Ewing sarcoma

Ewing’s sarcoma is a rare type of bone cancer. It is named after the doctor who discovered it, James Ewing.

Information written and reviewed by Certified Doctors.

Contents

Key Information

What should I do?

If you are concerned about this condition then you should see a doctor within 48 hours.

How is it diagnosed?

Your doctor will examine the affected area and then probably arrange an X-ray. If this suggests a sarcoma then you will be sent for magnetic resonance imaging (MRI) to look more closely at the affected bone. If this shows a likely sarcoma, then you will probably need to have a small sample (biopsy) of bone tissue removed and sent for analysis.

What is the treatment?

Treatment for Ewing’s sarcoma depends on how far the cancer has progressed.

Usually treatment consists of a combination of:

  • chemotherapy
  • surgery
  • radiotherapy.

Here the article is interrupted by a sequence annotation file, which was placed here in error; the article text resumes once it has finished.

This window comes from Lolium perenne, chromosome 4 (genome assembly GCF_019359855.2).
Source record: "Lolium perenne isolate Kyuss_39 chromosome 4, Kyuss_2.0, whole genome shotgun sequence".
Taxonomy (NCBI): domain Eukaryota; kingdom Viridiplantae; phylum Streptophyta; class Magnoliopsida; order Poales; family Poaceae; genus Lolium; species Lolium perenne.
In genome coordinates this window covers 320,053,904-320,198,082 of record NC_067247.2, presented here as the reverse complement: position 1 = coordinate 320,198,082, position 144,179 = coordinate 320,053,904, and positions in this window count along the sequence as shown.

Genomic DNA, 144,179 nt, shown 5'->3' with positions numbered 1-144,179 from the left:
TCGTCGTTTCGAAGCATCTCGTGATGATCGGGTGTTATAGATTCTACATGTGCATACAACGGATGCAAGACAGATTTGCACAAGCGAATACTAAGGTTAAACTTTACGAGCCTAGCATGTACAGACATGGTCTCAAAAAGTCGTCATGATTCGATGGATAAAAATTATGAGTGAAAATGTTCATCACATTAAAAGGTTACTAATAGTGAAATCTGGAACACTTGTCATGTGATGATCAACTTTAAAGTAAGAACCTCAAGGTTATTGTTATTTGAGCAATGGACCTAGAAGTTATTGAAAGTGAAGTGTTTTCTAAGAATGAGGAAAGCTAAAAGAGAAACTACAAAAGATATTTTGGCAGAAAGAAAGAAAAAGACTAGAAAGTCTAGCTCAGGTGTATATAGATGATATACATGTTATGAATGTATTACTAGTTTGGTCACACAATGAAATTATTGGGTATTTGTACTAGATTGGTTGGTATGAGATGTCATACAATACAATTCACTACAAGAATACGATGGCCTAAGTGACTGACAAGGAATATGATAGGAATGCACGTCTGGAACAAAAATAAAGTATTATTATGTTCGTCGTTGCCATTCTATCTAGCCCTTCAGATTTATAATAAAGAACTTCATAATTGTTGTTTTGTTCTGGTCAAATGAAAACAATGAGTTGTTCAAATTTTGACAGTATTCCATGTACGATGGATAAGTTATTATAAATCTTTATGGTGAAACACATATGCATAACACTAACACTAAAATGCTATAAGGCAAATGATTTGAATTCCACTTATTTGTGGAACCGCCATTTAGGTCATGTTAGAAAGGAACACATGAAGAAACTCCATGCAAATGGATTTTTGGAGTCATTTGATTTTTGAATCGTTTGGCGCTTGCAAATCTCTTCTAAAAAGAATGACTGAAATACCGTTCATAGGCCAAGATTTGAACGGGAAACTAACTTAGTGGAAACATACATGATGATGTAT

Introduction

Ewing’s sarcoma is a rare type of cancer that affects the bones. It is named after the doctor who discovered it, James Ewing. It is commonly found in young people aged between 10 and 20.

Ewing’s sarcoma does not usually cause symptoms in its early stages, although there may be pain and swelling. It is often diagnosed when you are having an X-ray to look at another injury.

Outlook

Ewing’s sarcoma can be treated using a combination of surgery, chemotherapy and radiotherapy. In some cases, an amputation may be necessary.

As with most types of cancer, the outlook for individual cases depends largely on how far the cancer has advanced at the time of diagnosis.

Want to know more?

  • Cancer
  • Cancer Research UK: bone cancer
  • Macmillan: bone cancer
Content supplied by NHS Choices